Rest stop at a tea shanty, somewhere along the steep climb from Chamje to Karte. The details I remember: fresh apples in a bowl, cows grazing, wind billowing the way it does after a long stretch uphill. The didi here is the first of many strong & tenacious women I would come to meet on the trail. (A couple things to know: the didi, generally, is fearsome and motherly, strong as all hell, and prolific in tea making—Nepali, buttered, masala, you name it.)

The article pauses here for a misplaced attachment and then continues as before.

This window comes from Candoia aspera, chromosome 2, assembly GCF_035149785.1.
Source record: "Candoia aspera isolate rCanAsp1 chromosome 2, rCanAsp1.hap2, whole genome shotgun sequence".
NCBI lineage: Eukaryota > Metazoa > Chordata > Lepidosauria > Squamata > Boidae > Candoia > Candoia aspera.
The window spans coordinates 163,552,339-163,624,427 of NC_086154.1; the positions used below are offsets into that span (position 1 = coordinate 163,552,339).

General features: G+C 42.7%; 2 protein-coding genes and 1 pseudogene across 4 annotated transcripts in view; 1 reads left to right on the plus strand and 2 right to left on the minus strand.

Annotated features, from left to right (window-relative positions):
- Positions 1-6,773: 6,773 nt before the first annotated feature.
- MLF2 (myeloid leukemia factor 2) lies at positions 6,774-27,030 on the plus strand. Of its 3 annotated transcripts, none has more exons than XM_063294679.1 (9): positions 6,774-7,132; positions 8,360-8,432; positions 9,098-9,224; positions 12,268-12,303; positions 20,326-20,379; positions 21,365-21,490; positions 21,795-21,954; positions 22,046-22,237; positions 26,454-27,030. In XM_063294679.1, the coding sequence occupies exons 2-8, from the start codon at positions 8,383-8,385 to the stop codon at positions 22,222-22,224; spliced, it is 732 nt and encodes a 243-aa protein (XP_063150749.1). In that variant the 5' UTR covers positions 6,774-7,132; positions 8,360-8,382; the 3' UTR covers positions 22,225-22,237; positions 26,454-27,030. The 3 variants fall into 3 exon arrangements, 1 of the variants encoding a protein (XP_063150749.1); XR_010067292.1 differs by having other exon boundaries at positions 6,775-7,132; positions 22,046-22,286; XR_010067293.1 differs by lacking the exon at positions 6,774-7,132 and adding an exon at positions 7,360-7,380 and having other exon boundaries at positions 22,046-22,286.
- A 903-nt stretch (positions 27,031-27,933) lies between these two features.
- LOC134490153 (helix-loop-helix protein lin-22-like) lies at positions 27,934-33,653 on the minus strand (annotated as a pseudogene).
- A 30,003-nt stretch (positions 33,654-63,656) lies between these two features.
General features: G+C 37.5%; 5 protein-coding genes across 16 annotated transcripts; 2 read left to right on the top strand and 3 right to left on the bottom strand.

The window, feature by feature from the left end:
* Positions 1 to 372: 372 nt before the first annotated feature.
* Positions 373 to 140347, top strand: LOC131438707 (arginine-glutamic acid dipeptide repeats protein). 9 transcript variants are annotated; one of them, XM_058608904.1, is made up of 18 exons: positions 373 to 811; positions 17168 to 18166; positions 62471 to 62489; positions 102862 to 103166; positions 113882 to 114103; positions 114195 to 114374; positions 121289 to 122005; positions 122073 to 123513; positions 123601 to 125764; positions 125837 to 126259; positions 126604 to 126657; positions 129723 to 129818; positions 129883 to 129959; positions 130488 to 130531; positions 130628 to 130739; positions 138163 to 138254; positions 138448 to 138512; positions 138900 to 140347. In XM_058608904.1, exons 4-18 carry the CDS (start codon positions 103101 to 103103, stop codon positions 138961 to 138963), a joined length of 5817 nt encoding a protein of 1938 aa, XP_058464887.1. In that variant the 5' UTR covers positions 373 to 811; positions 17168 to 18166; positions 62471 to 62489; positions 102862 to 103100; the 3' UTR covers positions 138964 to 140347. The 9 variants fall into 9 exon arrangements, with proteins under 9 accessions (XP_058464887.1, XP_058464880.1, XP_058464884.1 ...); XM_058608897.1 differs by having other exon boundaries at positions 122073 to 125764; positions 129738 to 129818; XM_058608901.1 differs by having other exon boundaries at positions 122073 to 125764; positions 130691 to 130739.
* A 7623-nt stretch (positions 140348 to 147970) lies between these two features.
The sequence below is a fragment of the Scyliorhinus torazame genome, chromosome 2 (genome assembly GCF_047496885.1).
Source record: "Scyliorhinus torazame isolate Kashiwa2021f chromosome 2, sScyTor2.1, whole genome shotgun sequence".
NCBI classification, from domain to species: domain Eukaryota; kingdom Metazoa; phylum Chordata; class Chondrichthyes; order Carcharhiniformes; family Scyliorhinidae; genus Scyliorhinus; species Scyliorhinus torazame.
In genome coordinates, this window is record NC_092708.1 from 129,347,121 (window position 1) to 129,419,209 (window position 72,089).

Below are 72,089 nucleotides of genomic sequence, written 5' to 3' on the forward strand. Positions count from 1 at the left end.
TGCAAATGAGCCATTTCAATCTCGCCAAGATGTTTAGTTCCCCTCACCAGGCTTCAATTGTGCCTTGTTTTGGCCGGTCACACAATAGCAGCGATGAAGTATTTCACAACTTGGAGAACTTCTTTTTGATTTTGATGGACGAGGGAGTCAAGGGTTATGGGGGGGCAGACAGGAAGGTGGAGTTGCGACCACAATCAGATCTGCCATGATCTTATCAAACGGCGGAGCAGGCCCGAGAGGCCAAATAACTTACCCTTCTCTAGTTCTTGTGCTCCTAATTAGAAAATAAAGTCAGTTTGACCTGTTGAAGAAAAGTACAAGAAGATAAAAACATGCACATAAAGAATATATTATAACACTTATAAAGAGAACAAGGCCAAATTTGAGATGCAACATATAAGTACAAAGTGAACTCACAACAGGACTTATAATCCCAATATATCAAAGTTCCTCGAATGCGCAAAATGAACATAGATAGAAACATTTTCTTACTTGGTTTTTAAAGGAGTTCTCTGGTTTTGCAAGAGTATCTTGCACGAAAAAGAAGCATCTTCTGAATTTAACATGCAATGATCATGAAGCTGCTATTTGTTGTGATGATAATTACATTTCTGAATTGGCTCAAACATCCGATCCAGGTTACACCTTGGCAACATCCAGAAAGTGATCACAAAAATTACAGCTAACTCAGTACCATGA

Nepal, of course, is silencing in the sheer force of its beauty. This is the beginning stretch of what was to become a 17-day retreat into the Himalayas. This particular day began with me hitching a ride in the back of a Jeep—at the mercy of dust clouds and bruises, for better or worse—and certainly for better, the rolling rice paddies, not to mention waterfalls spilling like a Moroccan mint tea pour. The lower elevations hold that adventurous lustre of playing expeditioner. It’s the full vividness of nature sounds and curried momos and a sun that shines high and long. I was thinking it’d be a while before I made my way to Nepal again, but I kind of miss the whole of it—the raw beauty of the pines, the searing cold at altitudes where stars shimmer brighter than I’ve ever seen, the wood-fired bakeries in hamlets + the people who run them. What’s definitely on the list is Everest base camp and/or Upper Mustang, so I’m hoping I’ll be back for next year. We’ll wait and see!